• Remove the ham from the package. Rinse it under cool running water. Pat it dry and place it on a rack inside of a sheet pan rind side up.
  • Season the outside of the ham with a modest amount of pork rub. (You may not need all of the pork rub from this recipe. Reserve any remaining rub for another time.)

Smoke the Ham:

  • Throw a chunk or two of cherry wood into both piles of coals on each side. Put on the lid and bring the temperature back up to 300 to 325 degrees, using the vents to regulate the temperature.
  • Smoke the ham until the ham has a nice rich color and the internal temperature reaches about 125 F, about 2 hours. Add charcoal and wood to maintain temperature and smoke as needed.

Glazing the Ham:

  • Meanwhile, combine all glaze ingredients and mix well.
  • At 125 degrees F, the ham is double-smoked. Stop adding wood to the coal bed. Now it’s time to add more flavor, color, and texture! Transfer the ham to a foil pan. Return it to the grill or smoker. Baste the ham every 30 minutes for the rest of the cook, while maintaining a consistent “pit” temperature.
  • The goal temperature is an internal temperature of between 140-155 degrees F. Let the overall visual appearance of the ham determine how long you baste and warm it through. There should be a nice mahogany bark with the glaze tacked up on the outside. The spiral slices of the ham will start to separate and draw away from the bone.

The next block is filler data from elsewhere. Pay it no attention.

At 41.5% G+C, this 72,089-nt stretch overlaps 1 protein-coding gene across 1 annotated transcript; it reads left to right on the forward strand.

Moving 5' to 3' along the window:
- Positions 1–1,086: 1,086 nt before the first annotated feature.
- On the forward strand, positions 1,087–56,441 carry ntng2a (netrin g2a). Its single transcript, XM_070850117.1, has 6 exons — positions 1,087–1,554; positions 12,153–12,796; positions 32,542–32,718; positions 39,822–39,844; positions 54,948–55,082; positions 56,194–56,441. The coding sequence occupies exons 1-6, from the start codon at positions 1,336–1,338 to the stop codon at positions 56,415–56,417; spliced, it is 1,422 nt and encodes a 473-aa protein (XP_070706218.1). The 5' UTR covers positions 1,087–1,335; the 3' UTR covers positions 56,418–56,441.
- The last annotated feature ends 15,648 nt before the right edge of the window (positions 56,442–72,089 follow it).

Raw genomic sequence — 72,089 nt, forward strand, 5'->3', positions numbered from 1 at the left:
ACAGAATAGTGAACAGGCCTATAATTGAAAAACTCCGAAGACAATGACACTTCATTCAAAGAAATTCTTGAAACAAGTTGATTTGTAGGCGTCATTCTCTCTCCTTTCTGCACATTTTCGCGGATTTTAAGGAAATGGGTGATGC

We felt our 11-pound ham was big enough to handle the warmer internal temperature and deserved to be glazed for as long as possible.
  • Remove from grill or smoker and rest for 15 to 20 minutes.

Carving and Slicing:

  • Using a sharp knife, locate the bone, and cut the meat from around the bone. Then cut the slices from the bottom portion first, because they are the easiest. Then cut the larger chunks from the top of the ham into smaller pieces with that nice bark smoky glazed bark intact. Some of the meat next to the bone may be tender enough to shred.

Serving:

  • Add some foil to the bottom of the pan from the smoker to give it a clean bottom and serve directly from the pan. But, for a real show-stopping presentation, run the slices, chunks, and shreds through the juices at the bottom of the pan and serve them on a platter. Then pour the remaining juices from the ham and glaze directly over the double-smoked ham. It’s like liquid gold!

Video

Notes

Cherry Wood: If you use wood chips instead of chunks, consider soaking a few handfuls in water for about 30 minutes before placing them on top of the coals. This will keep them from burning up too fast and will provide more smoke.
Charcoal baskets are great for holding the clusters of charcoal together. The baskets also help them burn longer. 
Combing the Glaze: In the video, you will notice that David uses a mason jar to shake the mixture together to combine. However, he found this difficult to use when basting and recommends pouring the glaze mixture into a bowl or rather combining the ingredients in a bowl with a whisk all together.

Nutrition

Calories: 763kcal | Carbohydrates: 16g | Protein: 61g | Fat: 48g | Saturated Fat: 17g | Cholesterol: 176mg | Sodium: 3716mg | Potassium: 852mg | Fiber: 1g | Sugar: 16g | Vitamin A: 88IU | Vitamin C: 1mg | Calcium: 35mg | Iron: 3mg